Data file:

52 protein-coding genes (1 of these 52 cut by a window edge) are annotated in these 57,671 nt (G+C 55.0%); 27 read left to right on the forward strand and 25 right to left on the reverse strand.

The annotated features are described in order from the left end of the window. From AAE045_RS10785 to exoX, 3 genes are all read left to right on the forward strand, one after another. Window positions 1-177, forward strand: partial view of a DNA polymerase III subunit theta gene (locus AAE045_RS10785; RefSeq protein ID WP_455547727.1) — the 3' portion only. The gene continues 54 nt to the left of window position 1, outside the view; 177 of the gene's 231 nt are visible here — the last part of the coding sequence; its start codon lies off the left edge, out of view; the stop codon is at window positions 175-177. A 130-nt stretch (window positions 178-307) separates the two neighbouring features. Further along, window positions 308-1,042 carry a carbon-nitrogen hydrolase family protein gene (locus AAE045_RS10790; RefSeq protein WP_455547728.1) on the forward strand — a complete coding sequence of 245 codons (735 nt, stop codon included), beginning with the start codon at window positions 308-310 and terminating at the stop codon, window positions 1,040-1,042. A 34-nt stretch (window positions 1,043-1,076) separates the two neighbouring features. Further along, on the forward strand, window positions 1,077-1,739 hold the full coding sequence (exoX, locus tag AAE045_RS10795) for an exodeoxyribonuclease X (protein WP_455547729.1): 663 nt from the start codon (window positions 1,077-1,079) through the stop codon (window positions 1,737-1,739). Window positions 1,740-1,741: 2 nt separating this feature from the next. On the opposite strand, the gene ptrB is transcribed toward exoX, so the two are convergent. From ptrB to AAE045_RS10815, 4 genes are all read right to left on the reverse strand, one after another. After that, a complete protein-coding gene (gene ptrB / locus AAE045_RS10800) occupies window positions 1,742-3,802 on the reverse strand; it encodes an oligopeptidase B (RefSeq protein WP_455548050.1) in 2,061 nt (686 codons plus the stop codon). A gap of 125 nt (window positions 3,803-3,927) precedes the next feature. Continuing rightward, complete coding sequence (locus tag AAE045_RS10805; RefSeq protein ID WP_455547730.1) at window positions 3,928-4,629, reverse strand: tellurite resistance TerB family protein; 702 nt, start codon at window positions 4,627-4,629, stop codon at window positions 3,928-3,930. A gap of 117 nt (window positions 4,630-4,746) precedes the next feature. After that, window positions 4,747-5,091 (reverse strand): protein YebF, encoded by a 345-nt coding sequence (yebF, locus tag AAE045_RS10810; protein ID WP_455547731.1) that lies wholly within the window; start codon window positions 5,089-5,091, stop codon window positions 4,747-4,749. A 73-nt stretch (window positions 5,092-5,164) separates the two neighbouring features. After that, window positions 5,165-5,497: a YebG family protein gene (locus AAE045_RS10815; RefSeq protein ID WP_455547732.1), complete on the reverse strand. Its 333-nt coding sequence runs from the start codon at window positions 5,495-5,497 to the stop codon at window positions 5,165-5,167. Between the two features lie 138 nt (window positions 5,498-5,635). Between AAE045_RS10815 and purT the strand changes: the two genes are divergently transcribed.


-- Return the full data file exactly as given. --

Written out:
52 protein-coding genes (1 of these 52 cut by a window edge) are annotated in these 57,671 nt (G+C 55.0%); 27 read left to right on the forward strand and 25 right to left on the reverse strand.

The annotated features are described in order from the left end of the window. From AAE045_RS10785 to exoX, 3 genes are all read left to right on the forward strand, one after another. Window positions 1-177, forward strand: partial view of a DNA polymerase III subunit theta gene (locus AAE045_RS10785; RefSeq protein ID WP_455547727.1) — the 3' portion only. The gene continues 54 nt to the left of window position 1, outside the view; 177 of the gene's 231 nt are visible here — the last part of the coding sequence; its start codon lies off the left edge, out of view; the stop codon is at window positions 175-177. A 130-nt stretch (window positions 178-307) separates the two neighbouring features. Further along, window positions 308-1,042 carry a carbon-nitrogen hydrolase family protein gene (locus AAE045_RS10790; RefSeq protein WP_455547728.1) on the forward strand — a complete coding sequence of 245 codons (735 nt, stop codon included), beginning with the start codon at window positions 308-310 and terminating at the stop codon, window positions 1,040-1,042. A 34-nt stretch (window positions 1,043-1,076) separates the two neighbouring features. Further along, on the forward strand, window positions 1,077-1,739 hold the full coding sequence (exoX, locus tag AAE045_RS10795) for an exodeoxyribonuclease X (protein WP_455547729.1): 663 nt from the start codon (window positions 1,077-1,079) through the stop codon (window positions 1,737-1,739). Window positions 1,740-1,741: 2 nt separating this feature from the next. On the opposite strand, the gene ptrB is transcribed toward exoX, so the two are convergent. From ptrB to AAE045_RS10815, 4 genes are all read right to left on the reverse strand, one after another. After that, a complete protein-coding gene (gene ptrB / locus AAE045_RS10800) occupies window positions 1,742-3,802 on the reverse strand; it encodes an oligopeptidase B (RefSeq protein WP_455548050.1) in 2,061 nt (686 codons plus the stop codon). A gap of 125 nt (window positions 3,803-3,927) precedes the next feature. Continuing rightward, complete coding sequence (locus tag AAE045_RS10805; RefSeq protein ID WP_455547730.1) at window positions 3,928-4,629, reverse strand: tellurite resistance TerB family protein; 702 nt, start codon at window positions 4,627-4,629, stop codon at window positions 3,928-3,930. A gap of 117 nt (window positions 4,630-4,746) precedes the next feature. After that, window positions 4,747-5,091 (reverse strand): protein YebF, encoded by a 345-nt coding sequence (yebF, locus tag AAE045_RS10810; protein ID WP_455547731.1) that lies wholly within the window; start codon window positions 5,089-5,091, stop codon window positions 4,747-4,749. A 73-nt stretch (window positions 5,092-5,164) separates the two neighbouring features. After that, window positions 5,165-5,497: a YebG family protein gene (locus AAE045_RS10815; RefSeq protein ID WP_455547732.1), complete on the reverse strand. Its 333-nt coding sequence runs from the start codon at window positions 5,495-5,497 to the stop codon at window positions 5,165-5,167. Between the two features lie 138 nt (window positions 5,498-5,635). Between AAE045_RS10815 and purT the strand changes: the two genes are divergently transcribed.